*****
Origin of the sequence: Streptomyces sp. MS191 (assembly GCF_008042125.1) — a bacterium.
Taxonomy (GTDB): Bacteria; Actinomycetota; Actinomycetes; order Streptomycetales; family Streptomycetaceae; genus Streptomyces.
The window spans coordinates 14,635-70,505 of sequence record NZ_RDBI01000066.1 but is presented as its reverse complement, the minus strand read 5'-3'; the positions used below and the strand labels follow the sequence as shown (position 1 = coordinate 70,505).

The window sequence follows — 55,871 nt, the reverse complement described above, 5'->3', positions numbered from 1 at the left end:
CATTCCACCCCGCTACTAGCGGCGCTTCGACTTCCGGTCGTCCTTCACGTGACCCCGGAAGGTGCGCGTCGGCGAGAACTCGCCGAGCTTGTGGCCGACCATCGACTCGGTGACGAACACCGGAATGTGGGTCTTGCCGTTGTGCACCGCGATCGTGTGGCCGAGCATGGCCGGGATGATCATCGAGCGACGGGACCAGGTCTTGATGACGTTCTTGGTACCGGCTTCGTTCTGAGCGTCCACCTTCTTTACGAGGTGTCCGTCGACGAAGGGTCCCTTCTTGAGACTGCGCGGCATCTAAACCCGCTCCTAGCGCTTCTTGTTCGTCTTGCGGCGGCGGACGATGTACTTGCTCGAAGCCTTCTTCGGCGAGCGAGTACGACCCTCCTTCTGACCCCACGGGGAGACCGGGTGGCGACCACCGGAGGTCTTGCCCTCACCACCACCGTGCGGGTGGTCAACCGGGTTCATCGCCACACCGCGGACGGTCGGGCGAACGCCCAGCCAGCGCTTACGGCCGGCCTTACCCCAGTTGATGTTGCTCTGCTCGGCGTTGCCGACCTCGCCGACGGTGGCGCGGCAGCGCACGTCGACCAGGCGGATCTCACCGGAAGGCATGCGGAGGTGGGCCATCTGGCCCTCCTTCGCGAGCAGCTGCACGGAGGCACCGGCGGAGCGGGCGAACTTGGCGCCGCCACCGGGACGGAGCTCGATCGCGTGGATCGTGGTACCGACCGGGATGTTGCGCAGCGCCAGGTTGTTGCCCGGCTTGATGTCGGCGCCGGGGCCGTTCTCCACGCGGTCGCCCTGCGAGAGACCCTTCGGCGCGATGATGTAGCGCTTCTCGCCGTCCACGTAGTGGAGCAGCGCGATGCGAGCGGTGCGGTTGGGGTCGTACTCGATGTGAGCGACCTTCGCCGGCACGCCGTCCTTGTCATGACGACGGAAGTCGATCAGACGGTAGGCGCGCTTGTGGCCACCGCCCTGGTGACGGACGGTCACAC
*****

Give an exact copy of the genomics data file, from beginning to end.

Origin of the sequence: Streptomyces sp. MS191 (assembly GCF_008042125.1) — a bacterium.
Taxonomy (GTDB): Bacteria; Actinomycetota; Actinomycetes; order Streptomycetales; family Streptomycetaceae; genus Streptomyces.
The window spans coordinates 14,635-70,505 of sequence record NZ_RDBI01000066.1 but is presented as its reverse complement, the minus strand read 5'-3'; the positions used below and the strand labels follow the sequence as shown (position 1 = coordinate 70,505).

The window sequence follows — 55,871 nt, the reverse complement described above, 5'->3', positions numbered from 1 at the left end:
CATTCCACCCCGCTACTAGCGGCGCTTCGACTTCCGGTCGTCCTTCACGTGACCCCGGAAGGTGCGCGTCGGCGAGAACTCGCCGAGCTTGTGGCCGACCATCGACTCGGTGACGAACACCGGAATGTGGGTCTTGCCGTTGTGCACCGCGATCGTGTGGCCGAGCATGGCCGGGATGATCATCGAGCGACGGGACCAGGTCTTGATGACGTTCTTGGTACCGGCTTCGTTCTGAGCGTCCACCTTCTTTACGAGGTGTCCGTCGACGAAGGGTCCCTTCTTGAGACTGCGCGGCATCTAAACCCGCTCCTAGCGCTTCTTGTTCGTCTTGCGGCGGCGGACGATGTACTTGCTCGAAGCCTTCTTCGGCGAGCGAGTACGACCCTCCTTCTGACCCCACGGGGAGACCGGGTGGCGACCACCGGAGGTCTTGCCCTCACCACCACCGTGCGGGTGGTCAACCGGGTTCATCGCCACACCGCGGACGGTCGGGCGAACGCCCAGCCAGCGCTTACGGCCGGCCTTACCCCAGTTGATGTTGCTCTGCTCGGCGTTGCCGACCTCGCCGACGGTGGCGCGGCAGCGCACGTCGACCAGGCGGATCTCACCGGAAGGCATGCGGAGGTGGGCCATCTGGCCCTCCTTCGCGAGCAGCTGCACGGAGGCACCGGCGGAGCGGGCGAACTTGGCGCCGCCACCGGGACGGAGCTCGATCGCGTGGATCGTGGTACCGACCGGGATGTTGCGCAGCGCCAGGTTGTTGCCCGGCTTGATGTCGGCGCCGGGGCCGTTCTCCACGCGGTCGCCCTGCGAGAGACCCTTCGGCGCGATGATGTAGCGCTTCTCGCCGTCCACGTAGTGGAGCAGCGCGATGCGAGCGGTGCGGTTGGGGTCGTACTCGATGTGAGCGACCTTCGCCGGCACGCCGTCCTTGTCATGACGACGGAAGTCGATCAGACGGTAGGCGCGCTTGTGGCCACCGCCCTGGTGACGGACGGTCACAC